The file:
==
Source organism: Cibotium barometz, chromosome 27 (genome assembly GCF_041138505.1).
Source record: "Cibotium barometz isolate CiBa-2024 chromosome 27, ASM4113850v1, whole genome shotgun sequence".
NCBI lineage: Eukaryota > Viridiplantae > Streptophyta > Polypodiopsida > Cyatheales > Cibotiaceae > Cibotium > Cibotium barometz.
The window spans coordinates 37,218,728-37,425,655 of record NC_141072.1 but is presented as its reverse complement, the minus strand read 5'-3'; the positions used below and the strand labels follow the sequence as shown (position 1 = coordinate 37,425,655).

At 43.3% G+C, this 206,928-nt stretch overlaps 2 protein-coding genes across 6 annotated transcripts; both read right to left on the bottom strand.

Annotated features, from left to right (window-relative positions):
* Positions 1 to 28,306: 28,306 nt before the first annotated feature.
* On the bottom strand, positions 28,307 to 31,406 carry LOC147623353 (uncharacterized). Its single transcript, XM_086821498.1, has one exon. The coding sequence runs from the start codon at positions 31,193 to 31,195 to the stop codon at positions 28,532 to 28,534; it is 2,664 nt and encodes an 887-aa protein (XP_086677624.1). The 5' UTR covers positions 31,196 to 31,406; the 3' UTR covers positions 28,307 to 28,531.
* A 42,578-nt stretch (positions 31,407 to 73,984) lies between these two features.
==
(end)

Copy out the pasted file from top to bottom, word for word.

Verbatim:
Source organism: Cibotium barometz, chromosome 27 (genome assembly GCF_041138505.1).
Source record: "Cibotium barometz isolate CiBa-2024 chromosome 27, ASM4113850v1, whole genome shotgun sequence".
NCBI lineage: Eukaryota > Viridiplantae > Streptophyta > Polypodiopsida > Cyatheales > Cibotiaceae > Cibotium > Cibotium barometz.
The window spans coordinates 37,218,728-37,425,655 of record NC_141072.1 but is presented as its reverse complement, the minus strand read 5'-3'; the positions used below and the strand labels follow the sequence as shown (position 1 = coordinate 37,425,655).

At 43.3% G+C, this 206,928-nt stretch overlaps 2 protein-coding genes across 6 annotated transcripts; both read right to left on the bottom strand.

Annotated features, from left to right (window-relative positions):
* Positions 1 to 28,306: 28,306 nt before the first annotated feature.
* On the bottom strand, positions 28,307 to 31,406 carry LOC147623353 (uncharacterized). Its single transcript, XM_086821498.1, has one exon. The coding sequence runs from the start codon at positions 31,193 to 31,195 to the stop codon at positions 28,532 to 28,534; it is 2,664 nt and encodes an 887-aa protein (XP_086677624.1). The 5' UTR covers positions 31,196 to 31,406; the 3' UTR covers positions 28,307 to 28,531.
* A 42,578-nt stretch (positions 31,407 to 73,984) lies between these two features.